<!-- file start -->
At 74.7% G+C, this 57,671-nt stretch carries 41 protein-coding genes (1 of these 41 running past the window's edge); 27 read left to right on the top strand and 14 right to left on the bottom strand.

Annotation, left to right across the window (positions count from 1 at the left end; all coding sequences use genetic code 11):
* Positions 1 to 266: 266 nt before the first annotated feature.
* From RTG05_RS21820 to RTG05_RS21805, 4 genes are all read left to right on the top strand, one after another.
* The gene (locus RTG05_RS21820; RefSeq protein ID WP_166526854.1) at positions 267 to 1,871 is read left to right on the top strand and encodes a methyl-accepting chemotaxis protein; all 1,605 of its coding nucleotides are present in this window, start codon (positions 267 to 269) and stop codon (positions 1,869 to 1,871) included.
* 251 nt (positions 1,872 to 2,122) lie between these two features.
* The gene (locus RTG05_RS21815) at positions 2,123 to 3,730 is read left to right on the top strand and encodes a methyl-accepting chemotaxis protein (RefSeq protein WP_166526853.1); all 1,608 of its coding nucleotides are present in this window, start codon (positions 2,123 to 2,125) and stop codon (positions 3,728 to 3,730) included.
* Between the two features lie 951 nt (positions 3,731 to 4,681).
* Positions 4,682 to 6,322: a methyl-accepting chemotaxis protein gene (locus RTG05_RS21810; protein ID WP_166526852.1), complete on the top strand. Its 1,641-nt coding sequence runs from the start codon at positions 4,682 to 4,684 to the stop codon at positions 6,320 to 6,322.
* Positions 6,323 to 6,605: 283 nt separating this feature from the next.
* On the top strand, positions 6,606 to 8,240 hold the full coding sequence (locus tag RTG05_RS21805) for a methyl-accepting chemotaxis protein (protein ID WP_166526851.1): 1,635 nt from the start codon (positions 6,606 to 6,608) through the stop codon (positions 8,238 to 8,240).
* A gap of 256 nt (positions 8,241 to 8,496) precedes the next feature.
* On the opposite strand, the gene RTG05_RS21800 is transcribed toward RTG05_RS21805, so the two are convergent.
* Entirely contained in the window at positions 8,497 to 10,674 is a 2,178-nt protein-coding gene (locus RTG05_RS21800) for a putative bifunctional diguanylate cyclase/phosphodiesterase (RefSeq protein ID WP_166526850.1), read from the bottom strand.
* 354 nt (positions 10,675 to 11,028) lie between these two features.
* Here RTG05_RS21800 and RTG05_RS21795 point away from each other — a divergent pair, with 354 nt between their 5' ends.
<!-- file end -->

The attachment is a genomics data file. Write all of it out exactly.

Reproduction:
At 74.7% G+C, this 57,671-nt stretch carries 41 protein-coding genes (1 of these 41 running past the window's edge); 27 read left to right on the top strand and 14 right to left on the bottom strand.

Annotation, left to right across the window (positions count from 1 at the left end; all coding sequences use genetic code 11):
* Positions 1 to 266: 266 nt before the first annotated feature.
* From RTG05_RS21820 to RTG05_RS21805, 4 genes are all read left to right on the top strand, one after another.
* The gene (locus RTG05_RS21820; RefSeq protein ID WP_166526854.1) at positions 267 to 1,871 is read left to right on the top strand and encodes a methyl-accepting chemotaxis protein; all 1,605 of its coding nucleotides are present in this window, start codon (positions 267 to 269) and stop codon (positions 1,869 to 1,871) included.
* 251 nt (positions 1,872 to 2,122) lie between these two features.
* The gene (locus RTG05_RS21815) at positions 2,123 to 3,730 is read left to right on the top strand and encodes a methyl-accepting chemotaxis protein (RefSeq protein WP_166526853.1); all 1,608 of its coding nucleotides are present in this window, start codon (positions 2,123 to 2,125) and stop codon (positions 3,728 to 3,730) included.
* Between the two features lie 951 nt (positions 3,731 to 4,681).
* Positions 4,682 to 6,322: a methyl-accepting chemotaxis protein gene (locus RTG05_RS21810; protein ID WP_166526852.1), complete on the top strand. Its 1,641-nt coding sequence runs from the start codon at positions 4,682 to 4,684 to the stop codon at positions 6,320 to 6,322.
* Positions 6,323 to 6,605: 283 nt separating this feature from the next.
* On the top strand, positions 6,606 to 8,240 hold the full coding sequence (locus tag RTG05_RS21805) for a methyl-accepting chemotaxis protein (protein ID WP_166526851.1): 1,635 nt from the start codon (positions 6,606 to 6,608) through the stop codon (positions 8,238 to 8,240).
* A gap of 256 nt (positions 8,241 to 8,496) precedes the next feature.
* On the opposite strand, the gene RTG05_RS21800 is transcribed toward RTG05_RS21805, so the two are convergent.
* Entirely contained in the window at positions 8,497 to 10,674 is a 2,178-nt protein-coding gene (locus RTG05_RS21800) for a putative bifunctional diguanylate cyclase/phosphodiesterase (RefSeq protein ID WP_166526850.1), read from the bottom strand.
* 354 nt (positions 10,675 to 11,028) lie between these two features.
* Here RTG05_RS21800 and RTG05_RS21795 point away from each other — a divergent pair, with 354 nt between their 5' ends.